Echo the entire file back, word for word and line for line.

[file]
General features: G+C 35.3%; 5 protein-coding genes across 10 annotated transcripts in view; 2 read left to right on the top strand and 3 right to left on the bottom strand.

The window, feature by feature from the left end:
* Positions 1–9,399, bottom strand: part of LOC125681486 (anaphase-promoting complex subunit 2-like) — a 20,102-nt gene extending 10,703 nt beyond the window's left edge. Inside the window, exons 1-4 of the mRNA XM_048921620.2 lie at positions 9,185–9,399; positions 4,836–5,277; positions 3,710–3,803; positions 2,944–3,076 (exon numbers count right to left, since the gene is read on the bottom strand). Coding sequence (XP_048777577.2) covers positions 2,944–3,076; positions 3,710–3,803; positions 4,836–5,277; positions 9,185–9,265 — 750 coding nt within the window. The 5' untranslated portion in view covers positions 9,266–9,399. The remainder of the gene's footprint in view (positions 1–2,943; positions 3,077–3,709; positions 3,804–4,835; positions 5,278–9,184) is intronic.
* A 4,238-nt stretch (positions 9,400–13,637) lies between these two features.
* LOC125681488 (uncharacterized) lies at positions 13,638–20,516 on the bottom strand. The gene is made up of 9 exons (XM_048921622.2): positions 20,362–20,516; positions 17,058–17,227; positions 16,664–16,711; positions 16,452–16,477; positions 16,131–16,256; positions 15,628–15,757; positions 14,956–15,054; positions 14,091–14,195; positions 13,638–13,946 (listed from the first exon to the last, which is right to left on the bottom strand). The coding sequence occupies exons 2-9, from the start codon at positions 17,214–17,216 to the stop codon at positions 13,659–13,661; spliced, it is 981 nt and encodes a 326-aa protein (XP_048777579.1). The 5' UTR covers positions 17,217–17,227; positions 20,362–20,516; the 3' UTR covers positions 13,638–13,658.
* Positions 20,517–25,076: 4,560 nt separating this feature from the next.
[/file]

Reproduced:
General features: G+C 35.3%; 5 protein-coding genes across 10 annotated transcripts in view; 2 read left to right on the top strand and 3 right to left on the bottom strand.

The window, feature by feature from the left end:
* Positions 1–9,399, bottom strand: part of LOC125681486 (anaphase-promoting complex subunit 2-like) — a 20,102-nt gene extending 10,703 nt beyond the window's left edge. Inside the window, exons 1-4 of the mRNA XM_048921620.2 lie at positions 9,185–9,399; positions 4,836–5,277; positions 3,710–3,803; positions 2,944–3,076 (exon numbers count right to left, since the gene is read on the bottom strand). Coding sequence (XP_048777577.2) covers positions 2,944–3,076; positions 3,710–3,803; positions 4,836–5,277; positions 9,185–9,265 — 750 coding nt within the window. The 5' untranslated portion in view covers positions 9,266–9,399. The remainder of the gene's footprint in view (positions 1–2,943; positions 3,077–3,709; positions 3,804–4,835; positions 5,278–9,184) is intronic.
* A 4,238-nt stretch (positions 9,400–13,637) lies between these two features.
* LOC125681488 (uncharacterized) lies at positions 13,638–20,516 on the bottom strand. The gene is made up of 9 exons (XM_048921622.2): positions 20,362–20,516; positions 17,058–17,227; positions 16,664–16,711; positions 16,452–16,477; positions 16,131–16,256; positions 15,628–15,757; positions 14,956–15,054; positions 14,091–14,195; positions 13,638–13,946 (listed from the first exon to the last, which is right to left on the bottom strand). The coding sequence occupies exons 2-9, from the start codon at positions 17,214–17,216 to the stop codon at positions 13,659–13,661; spliced, it is 981 nt and encodes a 326-aa protein (XP_048777579.1). The 5' UTR covers positions 17,217–17,227; positions 20,362–20,516; the 3' UTR covers positions 13,638–13,658.
* Positions 20,517–25,076: 4,560 nt separating this feature from the next.